In the early 9th century, Charlemagne began issuing a new kind of land grant, the aprisio, which reallocated land previously held by the imperial crown fisc in deserted or abandoned areas. This included special rights and immunities that allowed considerable independence from the imperial control. Historians have interpreted the aprisio both as an early form of feudalism and in economic and military terms as a mechanism to entice settlers to a depopulated border region. Such self-sufficient landholders would aid the Counts in providing armed men to defend the Frankish frontier. Aprisio grants (the first ones were in Septimania) were given personally by the Carolingian king, so that they reinforced loyalty to central power, to counterbalance the local power exercised by the Marcher Counts.
By 1179 Rennes is now described as a town and then a villa, or perhaps a farm/country home/estate, or a large country residence/seat, villa or village. In 1185 the large villa [?the chateau at Rennes] is described as being on the territory and land of Beate Marie de Reddis [1400-50; late Middle English < Latin territōrium land round a town, district, equivalent to terr (a) land + -i- -i- + -tōrium -tory]. Beate Marie de Reddis means Blessed Mary of Reddis. We may ask which Mary? Does Blessed Mary not suggest the Virgin Mary? [Interesting to note here that Reddis as a name for Rennes-le-Chateau first appears in 1185, Viz the mysterious Sauniere parchments which detail Reddis Cellis etc. Are we interested in Rennes at around this time?]"
As you can see here i question which Mary is being referred to in the name of this territory. It struck me as somewhat strange that a church dedicated to Mary Magdalene would describe her as Blessed.
You can imagine my surprise when i saw the latest posting by my fellow researcher Patrick Mensior which post here below:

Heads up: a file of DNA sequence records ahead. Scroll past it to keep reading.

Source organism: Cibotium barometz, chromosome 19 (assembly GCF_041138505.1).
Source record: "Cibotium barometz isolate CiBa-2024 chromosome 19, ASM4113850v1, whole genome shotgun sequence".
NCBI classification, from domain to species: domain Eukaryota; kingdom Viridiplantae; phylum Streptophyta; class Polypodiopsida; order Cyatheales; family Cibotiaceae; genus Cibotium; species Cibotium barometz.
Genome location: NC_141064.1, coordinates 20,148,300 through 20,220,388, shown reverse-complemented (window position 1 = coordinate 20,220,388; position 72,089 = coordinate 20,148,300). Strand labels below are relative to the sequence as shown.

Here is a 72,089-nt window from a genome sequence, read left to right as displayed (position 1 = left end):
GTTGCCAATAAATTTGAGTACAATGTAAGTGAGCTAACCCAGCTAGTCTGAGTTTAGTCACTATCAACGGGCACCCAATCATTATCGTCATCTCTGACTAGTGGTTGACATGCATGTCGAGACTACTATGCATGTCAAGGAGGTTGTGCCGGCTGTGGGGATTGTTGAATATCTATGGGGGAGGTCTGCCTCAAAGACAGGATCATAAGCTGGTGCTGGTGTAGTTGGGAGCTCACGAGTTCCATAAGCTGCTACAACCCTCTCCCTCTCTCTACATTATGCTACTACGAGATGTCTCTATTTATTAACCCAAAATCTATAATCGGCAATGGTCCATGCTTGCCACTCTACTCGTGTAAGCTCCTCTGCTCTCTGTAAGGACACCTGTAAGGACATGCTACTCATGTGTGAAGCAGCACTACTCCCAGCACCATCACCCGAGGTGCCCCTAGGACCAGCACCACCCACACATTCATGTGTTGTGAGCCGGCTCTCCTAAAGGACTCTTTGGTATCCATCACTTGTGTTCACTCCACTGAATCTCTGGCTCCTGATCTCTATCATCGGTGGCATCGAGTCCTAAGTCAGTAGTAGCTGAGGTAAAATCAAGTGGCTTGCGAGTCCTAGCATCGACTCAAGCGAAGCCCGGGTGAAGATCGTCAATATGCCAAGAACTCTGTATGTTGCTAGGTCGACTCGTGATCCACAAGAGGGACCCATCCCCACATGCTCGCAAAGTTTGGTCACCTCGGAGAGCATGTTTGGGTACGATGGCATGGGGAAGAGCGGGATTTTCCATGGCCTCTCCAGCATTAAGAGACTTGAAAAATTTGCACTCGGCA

"In his topographical Department of the Aude dictionary, Canon Antoine Sabarthès gives the extract of a document of 1185 from the archives of the Haute-Garonne indicating that the Rennes-le-Château Church was consecrated to the Blessed Virgin: territorium Beate Marie de Reddis. The following century, this term shall be renewed in other forms: in 1246 Beata Maria de Reddas, and in 1255 Sancta Maria de Reddis. However, documents dating back to the 18th and 19th centuries show that the dedication to the Virgin Mary has [been changed] to that of Sainte Mary Magdalene. The exact period where this substitution took place is probably much older than the documents we have show ..."
The French goes on to discuss the name change thus:
"Extract from the minutes of the pastoral visit of 1808
One does not know the reason for this change [ie the saint the church is dedicated to] but Andrée Pottie, tireless reader, discovered in a study of 1936 published in the annals of Burgundy under the pen of Mr. Chaume [a section] which deals specifically with this topic:
"No doubt, during their history - documents are there to show - some of these buildings have seen changes [in] the word/s they received originally: but it is a fact, quite rare, and the ecclesiastical canons are to make it impossible" because "It was during the period that extends from the 5th to the 8th century that the saint [i.e the Blessed Virgin?] became the dedication of this Church - and after the dedication it can no longer be deprived of it without risk. The canonical laws also specify (and in this they will be punished) that no word must be replaced with a more ancient word, and that if a church is destroyed, it must be built with another, as much as possible in the same place, and dedicated to the same Saint. In the case of a new consecration, it is true, one sees sometimes introduced alongside the original saint, a second one will little by little take the first place of the first."
He adds that the change in name might have been due to the movement of relics, or the giving of 'hospitality' [?] to a Holy Body in the 'life' of the building. As Patrick said:
"Since it is known that in the 12th century, the Church was dedicated to the Blessed Virgin and later this term is lost in favour of that of Mary Magdalene, should we consider that this change was explained by the conditions Mr. Chaume mentioned?"
Welcome to the blog of Rhedesium
My name is Sandy Hamblett, inspired and passionate researcher of the mysteries at Rennes-les-Bains.